The Hawaiian Islands are well-known for several spectacular evolutionary radiations resulting in a unique insect fauna found nowhere else in the world. One such group, which began its evolution perhaps as long as 10 million years ago (Jordan et al. 2003, p. 89), is the narrow-winged Hawaiian damselfly genus Megalagrion. This genus appears to be most closely related to species of Pseudagrion elsewhere in the Indo-Pacific (Zimmerman 1948a, pp. 341, 345). The Megalagrion species of the Hawaiian Islands have evolved to occupy as many larval breeding niches as all the rest of the world's damselfly species combined, and in terms of the number of insular endemic (native to only one island) species, are exceeded only by the radiation of damselfly species of Fiji in the Pacific (Jordan et al. 2003, p. 91). Resembling slender dragonflies, damselflies are distinguished by folding their wings parallel to the body while at rest rather than holding them out perpendicular to the body.
Native Hawaiians apparently did not differentiate the various species, but referred to the native damselflies (and dragonflies) collectively as “pinau,” and to the red-colored damselflies specifically as “pin ao ula.” There has been no traditional European use of a common name for species in the genus Megalagrion. In his 1994 taxonomic review of the candidate species of insects of the Hawaiian Islands, Nishida (1994, pp. 4-7) proposed the name “Hawaiian damselflies” as the common name for species in the genus Megalagrion. Because this name reflects the restricted distribution of these insects and is nontechnical, the common name “Hawaiian damselflies” is adopted for general use here, and we use the accepted common names flying earwig Hawaiian damselfly and Pacific Hawaiian damselfly to identify the two individual species addressed in this proposed rule.
The general biology of Hawaiian damselflies is typical of other narrow-winged damselflies (Polhemus and Asquith 1996, pp. 2-7). The males of most species are territorial, guarding areas of habitat where females will lay eggs (Moore 1983a, p. 89). During copulation, and often while the female lays eggs, the male grasps the female behind the head with terminal abdominal appendages to guard the female against rival males; thus males and females are frequently seen flying in tandem.
In most species of Hawaiian damselflies, the immature larval stages (naiads) are aquatic, breathing through three flattened abdominal gills, and are predaceous, feeding on small aquatic invertebrates or fish (Williams 1936, p. 303). Females lay eggs in submerged aquatic vegetation or in mats of moss or algae on submerged rocks, and hatching occurs in about 10 days (Williams 1936, pp. 303, 306, 318; Evenhuis et al. 1995, p. 18). Naiads may take up to 4 months to mature (Williams 1936, p. 309), after which they crawl out of the water onto rocks or vegetation to molt into winged adults, typically remaining close to the aquatic habitat from which they emerged. The Pacific Hawaiian damselfly exhibits this typical aquatic life history.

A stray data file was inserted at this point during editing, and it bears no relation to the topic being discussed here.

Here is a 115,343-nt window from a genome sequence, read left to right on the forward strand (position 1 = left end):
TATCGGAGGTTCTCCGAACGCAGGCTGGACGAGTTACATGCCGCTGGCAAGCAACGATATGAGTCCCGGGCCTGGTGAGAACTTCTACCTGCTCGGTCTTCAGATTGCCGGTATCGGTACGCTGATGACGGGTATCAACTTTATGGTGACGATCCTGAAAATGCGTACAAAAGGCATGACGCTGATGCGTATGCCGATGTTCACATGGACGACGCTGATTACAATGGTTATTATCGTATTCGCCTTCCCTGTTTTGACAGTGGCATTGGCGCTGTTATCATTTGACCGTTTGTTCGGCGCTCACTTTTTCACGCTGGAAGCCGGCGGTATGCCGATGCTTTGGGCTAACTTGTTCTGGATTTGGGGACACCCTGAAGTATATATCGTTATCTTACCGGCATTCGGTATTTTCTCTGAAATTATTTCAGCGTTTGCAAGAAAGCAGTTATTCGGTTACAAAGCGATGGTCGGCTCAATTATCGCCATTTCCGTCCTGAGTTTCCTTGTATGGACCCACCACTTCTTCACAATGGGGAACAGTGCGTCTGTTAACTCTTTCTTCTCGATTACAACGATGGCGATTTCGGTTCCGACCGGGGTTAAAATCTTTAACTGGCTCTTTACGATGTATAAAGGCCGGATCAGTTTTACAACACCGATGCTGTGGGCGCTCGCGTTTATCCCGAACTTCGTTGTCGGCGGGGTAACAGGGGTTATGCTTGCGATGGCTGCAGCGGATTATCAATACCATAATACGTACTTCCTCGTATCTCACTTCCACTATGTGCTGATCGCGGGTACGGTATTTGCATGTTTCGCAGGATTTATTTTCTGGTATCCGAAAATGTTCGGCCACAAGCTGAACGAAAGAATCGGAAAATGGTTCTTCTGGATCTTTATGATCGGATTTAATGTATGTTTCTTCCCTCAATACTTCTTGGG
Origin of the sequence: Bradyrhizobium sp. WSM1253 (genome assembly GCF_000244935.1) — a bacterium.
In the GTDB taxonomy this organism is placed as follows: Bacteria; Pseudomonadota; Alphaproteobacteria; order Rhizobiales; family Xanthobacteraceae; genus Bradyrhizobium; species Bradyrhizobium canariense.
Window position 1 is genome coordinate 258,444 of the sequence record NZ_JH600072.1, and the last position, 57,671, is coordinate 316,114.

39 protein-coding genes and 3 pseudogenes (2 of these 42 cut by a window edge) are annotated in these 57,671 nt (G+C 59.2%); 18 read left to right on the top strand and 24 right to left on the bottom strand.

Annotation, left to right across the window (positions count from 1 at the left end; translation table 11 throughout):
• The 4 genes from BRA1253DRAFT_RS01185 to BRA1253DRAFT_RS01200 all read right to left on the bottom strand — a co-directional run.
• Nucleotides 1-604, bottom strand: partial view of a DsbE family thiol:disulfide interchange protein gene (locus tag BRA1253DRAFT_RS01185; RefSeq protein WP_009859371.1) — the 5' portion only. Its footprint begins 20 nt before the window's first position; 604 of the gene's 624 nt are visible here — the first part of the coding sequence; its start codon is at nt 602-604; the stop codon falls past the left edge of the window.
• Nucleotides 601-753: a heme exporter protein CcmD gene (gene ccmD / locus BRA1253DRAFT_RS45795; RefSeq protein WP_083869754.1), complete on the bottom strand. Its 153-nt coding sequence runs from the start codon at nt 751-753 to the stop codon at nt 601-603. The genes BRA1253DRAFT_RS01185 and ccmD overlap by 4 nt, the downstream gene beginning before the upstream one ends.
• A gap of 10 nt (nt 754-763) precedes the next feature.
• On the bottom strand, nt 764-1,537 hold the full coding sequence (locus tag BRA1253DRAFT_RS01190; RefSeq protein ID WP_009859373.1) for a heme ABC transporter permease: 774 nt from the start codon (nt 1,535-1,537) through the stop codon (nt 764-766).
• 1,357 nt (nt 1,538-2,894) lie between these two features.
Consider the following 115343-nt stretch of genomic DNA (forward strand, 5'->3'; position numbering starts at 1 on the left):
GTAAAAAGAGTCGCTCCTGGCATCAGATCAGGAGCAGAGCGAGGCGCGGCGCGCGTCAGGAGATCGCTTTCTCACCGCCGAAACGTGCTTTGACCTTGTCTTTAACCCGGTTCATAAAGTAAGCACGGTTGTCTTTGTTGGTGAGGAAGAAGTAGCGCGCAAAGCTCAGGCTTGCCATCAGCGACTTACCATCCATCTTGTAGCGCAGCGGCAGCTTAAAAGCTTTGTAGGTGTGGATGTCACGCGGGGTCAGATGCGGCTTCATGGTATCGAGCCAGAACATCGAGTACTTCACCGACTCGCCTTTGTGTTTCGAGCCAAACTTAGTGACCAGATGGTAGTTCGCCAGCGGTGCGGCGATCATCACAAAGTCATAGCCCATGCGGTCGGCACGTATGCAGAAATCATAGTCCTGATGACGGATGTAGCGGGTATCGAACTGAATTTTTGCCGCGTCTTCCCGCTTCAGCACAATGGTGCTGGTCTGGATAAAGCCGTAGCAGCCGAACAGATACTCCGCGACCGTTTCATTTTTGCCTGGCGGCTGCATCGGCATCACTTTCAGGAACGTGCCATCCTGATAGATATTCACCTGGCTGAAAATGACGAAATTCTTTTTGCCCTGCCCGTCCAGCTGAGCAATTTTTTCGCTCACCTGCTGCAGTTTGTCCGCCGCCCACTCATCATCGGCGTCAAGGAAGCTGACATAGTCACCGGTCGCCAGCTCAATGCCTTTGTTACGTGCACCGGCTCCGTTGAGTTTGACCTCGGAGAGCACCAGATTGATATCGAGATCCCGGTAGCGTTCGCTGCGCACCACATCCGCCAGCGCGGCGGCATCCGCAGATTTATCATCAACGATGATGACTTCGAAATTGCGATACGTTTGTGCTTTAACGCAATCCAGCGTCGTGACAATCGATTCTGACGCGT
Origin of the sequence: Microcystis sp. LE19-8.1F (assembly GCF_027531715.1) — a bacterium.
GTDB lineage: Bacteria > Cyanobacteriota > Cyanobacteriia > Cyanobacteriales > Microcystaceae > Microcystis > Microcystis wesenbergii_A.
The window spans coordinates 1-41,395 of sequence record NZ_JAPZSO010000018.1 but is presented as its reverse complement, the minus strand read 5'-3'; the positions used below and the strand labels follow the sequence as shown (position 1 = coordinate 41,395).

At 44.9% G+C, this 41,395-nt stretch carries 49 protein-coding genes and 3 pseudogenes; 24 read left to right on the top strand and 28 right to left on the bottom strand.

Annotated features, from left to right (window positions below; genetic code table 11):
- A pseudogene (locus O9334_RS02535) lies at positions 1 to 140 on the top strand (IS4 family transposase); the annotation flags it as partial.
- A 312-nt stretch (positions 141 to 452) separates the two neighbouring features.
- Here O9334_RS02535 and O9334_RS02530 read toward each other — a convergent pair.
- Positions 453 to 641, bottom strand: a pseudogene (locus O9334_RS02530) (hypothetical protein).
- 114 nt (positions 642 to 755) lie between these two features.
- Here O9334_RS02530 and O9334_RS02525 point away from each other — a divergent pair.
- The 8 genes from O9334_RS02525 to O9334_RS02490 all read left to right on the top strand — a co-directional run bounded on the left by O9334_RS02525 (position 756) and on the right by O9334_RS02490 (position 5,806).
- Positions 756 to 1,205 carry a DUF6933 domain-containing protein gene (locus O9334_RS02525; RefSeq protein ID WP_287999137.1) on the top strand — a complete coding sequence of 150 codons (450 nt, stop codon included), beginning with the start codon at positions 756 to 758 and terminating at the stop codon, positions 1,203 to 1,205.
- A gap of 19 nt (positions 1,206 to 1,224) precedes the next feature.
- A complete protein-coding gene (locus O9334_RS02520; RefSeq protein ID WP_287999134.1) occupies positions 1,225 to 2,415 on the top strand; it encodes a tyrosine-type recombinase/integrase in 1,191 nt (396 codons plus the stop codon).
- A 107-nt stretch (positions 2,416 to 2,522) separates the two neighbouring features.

The naiads of some species of Hawaiian damselflies are terrestrial or semi-terrestrial, living on wet rock faces or in damp terrestrial conditions, inhabiting wet leaf litter or moist leaf axils (the angled juncture of the leaf and stem) of native plants up to several feet above ground (Zimmerman 1970, p. 33; Simon et al. 1984, p. 13; Polhemus and Asquith 1996, p. 17). The naiads of these terrestrial and semi-terrestrial species have evolved short, thick, hairy gills and in many species are unable to swim (Polhemus and Asquith 1996, p. 75). The flying earwig Hawaiian damselfly is believed to exhibit this terrestrial or semi-terrestrial naiad life history.
Adult damselflies are predaceous and feed on small flying insects such as midges. The adults of many of the Hawaiian Megalagrion spp. are unusual in that they have a highly developed behavior of feigning death when caught or attacked (Moore 1983b, pp. 161-165).
The Hawaiian damselflies are represented by 23 species and 5 subspecies, and are found on 6 of the Hawaiian Islands (Kauai, Oahu, Molokai, Maui, Lanai, and Hawaii). There are more species of Megalagrion on the geologically older islands (e.g., 12 species on Kauai) than on the geologically youngest island (e.g., 8 species on Hawaii), and there are more single-island endemic species on the older islands (e.g., 10 on Kauai) than on the youngest island (e.g., none on Hawaii) (Jordan et al. 2003, p. 91). Historically, Megalagrion damselflies were among the most common and conspicuous native Hawaiian insects. Some species commonly inhabited water gardens in residential areas, artificial reservoirs, and watercress farms, and were even abundant in the city of Honolulu, as noted by early collectors of this group (Perkins 1899, p. 76; Perkins 1913, p. clxxviii; Williams 1936, p. 304).
Beginning with the early alteration of streams and wetland systems by the colonizing Hawaiians, followed by extensive stream and wetland conversion, alteration, and modification, and by degradation of native forests through the 20th century, Hawaii's native damselflies, including the two species that are the subject of this proposal, experienced a tremendous reduction in available habitat. In addition, predation by a number of nonnative species that have been both intentionally and, in some cases, inadvertently introduced onto the Hawaiian Islands is a significant and ongoing threat to all native Hawaiian damselflies.
Flying Earwig Hawaiian Damselfly